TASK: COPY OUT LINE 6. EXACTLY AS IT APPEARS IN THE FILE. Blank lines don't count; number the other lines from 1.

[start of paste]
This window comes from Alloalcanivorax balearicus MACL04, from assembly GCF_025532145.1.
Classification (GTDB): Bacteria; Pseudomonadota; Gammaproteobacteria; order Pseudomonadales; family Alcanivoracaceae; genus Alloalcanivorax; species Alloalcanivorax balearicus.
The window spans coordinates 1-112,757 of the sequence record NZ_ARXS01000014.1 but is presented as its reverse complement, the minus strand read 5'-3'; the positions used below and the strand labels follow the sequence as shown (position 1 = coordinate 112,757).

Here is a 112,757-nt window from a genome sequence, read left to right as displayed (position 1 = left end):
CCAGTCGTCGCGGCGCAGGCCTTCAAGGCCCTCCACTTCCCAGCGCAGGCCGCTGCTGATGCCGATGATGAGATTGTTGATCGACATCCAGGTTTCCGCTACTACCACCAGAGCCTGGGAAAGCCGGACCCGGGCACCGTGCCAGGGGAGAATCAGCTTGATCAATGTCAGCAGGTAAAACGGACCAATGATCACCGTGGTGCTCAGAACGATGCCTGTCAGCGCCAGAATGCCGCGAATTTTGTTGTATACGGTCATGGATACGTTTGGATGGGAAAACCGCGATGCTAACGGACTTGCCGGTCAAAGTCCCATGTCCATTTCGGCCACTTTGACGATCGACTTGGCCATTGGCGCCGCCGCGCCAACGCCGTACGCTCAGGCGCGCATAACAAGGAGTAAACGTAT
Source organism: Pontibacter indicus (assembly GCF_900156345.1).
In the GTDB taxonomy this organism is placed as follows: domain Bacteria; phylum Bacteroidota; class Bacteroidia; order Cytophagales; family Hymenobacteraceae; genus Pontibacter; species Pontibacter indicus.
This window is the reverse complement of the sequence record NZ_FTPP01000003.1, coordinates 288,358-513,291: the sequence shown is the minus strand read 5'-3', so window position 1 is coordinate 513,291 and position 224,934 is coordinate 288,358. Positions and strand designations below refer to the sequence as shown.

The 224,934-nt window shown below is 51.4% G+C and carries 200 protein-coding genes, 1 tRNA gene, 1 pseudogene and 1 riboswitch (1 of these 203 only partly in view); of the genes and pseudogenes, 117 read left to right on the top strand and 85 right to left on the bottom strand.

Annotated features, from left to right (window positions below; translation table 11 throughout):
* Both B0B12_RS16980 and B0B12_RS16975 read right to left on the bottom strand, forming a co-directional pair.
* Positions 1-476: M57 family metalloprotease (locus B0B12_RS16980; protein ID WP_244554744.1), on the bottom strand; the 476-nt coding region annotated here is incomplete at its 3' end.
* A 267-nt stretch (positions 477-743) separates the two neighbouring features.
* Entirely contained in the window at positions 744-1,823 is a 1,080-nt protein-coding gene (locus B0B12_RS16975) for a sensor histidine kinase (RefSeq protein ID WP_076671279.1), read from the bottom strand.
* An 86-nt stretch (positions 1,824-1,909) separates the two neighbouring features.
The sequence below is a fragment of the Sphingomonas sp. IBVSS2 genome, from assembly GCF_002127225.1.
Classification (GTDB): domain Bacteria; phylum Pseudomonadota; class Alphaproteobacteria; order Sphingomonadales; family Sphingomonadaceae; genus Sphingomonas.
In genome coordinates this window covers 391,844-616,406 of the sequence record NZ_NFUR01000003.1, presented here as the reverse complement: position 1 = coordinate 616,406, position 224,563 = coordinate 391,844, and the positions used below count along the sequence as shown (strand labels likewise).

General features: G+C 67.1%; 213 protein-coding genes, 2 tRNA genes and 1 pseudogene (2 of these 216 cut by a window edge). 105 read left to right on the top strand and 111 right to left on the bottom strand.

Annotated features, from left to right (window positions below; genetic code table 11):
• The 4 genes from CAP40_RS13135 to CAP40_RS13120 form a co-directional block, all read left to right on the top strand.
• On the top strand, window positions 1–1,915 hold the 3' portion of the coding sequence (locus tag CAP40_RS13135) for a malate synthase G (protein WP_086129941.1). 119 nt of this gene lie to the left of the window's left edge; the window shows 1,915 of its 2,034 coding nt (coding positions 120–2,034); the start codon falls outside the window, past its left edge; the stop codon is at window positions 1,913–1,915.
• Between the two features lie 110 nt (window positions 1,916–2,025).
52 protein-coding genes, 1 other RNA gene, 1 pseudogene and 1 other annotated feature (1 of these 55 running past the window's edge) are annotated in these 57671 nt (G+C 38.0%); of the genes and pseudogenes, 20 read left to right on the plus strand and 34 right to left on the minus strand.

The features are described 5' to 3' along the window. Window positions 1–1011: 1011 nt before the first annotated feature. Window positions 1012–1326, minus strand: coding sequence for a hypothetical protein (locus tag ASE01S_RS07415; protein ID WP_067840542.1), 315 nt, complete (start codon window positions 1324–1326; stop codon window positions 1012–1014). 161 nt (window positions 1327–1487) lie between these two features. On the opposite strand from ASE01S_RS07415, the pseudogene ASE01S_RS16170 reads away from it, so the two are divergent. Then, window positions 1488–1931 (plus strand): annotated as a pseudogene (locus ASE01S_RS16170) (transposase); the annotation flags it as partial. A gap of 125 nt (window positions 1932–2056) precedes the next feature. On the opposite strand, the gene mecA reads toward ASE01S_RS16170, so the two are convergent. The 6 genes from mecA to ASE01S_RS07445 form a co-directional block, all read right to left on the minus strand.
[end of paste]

Source organism: Pontibacter indicus (assembly GCF_900156345.1).